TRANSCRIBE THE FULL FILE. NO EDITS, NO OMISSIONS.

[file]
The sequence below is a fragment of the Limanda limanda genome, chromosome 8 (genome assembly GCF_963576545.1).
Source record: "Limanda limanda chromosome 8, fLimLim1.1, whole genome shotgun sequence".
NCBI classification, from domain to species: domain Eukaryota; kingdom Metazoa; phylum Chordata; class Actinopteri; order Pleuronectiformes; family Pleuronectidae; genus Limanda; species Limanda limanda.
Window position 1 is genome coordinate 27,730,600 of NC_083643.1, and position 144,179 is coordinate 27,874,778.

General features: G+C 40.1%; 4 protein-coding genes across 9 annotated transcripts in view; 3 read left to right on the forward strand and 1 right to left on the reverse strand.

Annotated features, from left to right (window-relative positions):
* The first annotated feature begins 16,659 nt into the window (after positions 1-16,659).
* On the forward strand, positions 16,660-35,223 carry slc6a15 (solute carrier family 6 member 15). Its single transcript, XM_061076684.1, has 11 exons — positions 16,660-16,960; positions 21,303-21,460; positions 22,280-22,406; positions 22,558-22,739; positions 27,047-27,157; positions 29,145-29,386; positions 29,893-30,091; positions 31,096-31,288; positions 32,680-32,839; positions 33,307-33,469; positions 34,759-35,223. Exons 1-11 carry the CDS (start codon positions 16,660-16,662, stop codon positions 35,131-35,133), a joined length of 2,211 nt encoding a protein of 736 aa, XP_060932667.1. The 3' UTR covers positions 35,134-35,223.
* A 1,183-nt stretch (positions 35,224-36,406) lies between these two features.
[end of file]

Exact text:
The sequence below is a fragment of the Limanda limanda genome, chromosome 8 (genome assembly GCF_963576545.1).
Source record: "Limanda limanda chromosome 8, fLimLim1.1, whole genome shotgun sequence".
NCBI classification, from domain to species: domain Eukaryota; kingdom Metazoa; phylum Chordata; class Actinopteri; order Pleuronectiformes; family Pleuronectidae; genus Limanda; species Limanda limanda.
Window position 1 is genome coordinate 27,730,600 of NC_083643.1, and position 144,179 is coordinate 27,874,778.

General features: G+C 40.1%; 4 protein-coding genes across 9 annotated transcripts in view; 3 read left to right on the forward strand and 1 right to left on the reverse strand.

Annotated features, from left to right (window-relative positions):
* The first annotated feature begins 16,659 nt into the window (after positions 1-16,659).
* On the forward strand, positions 16,660-35,223 carry slc6a15 (solute carrier family 6 member 15). Its single transcript, XM_061076684.1, has 11 exons — positions 16,660-16,960; positions 21,303-21,460; positions 22,280-22,406; positions 22,558-22,739; positions 27,047-27,157; positions 29,145-29,386; positions 29,893-30,091; positions 31,096-31,288; positions 32,680-32,839; positions 33,307-33,469; positions 34,759-35,223. Exons 1-11 carry the CDS (start codon positions 16,660-16,662, stop codon positions 35,131-35,133), a joined length of 2,211 nt encoding a protein of 736 aa, XP_060932667.1. The 3' UTR covers positions 35,134-35,223.
* A 1,183-nt stretch (positions 35,224-36,406) lies between these two features.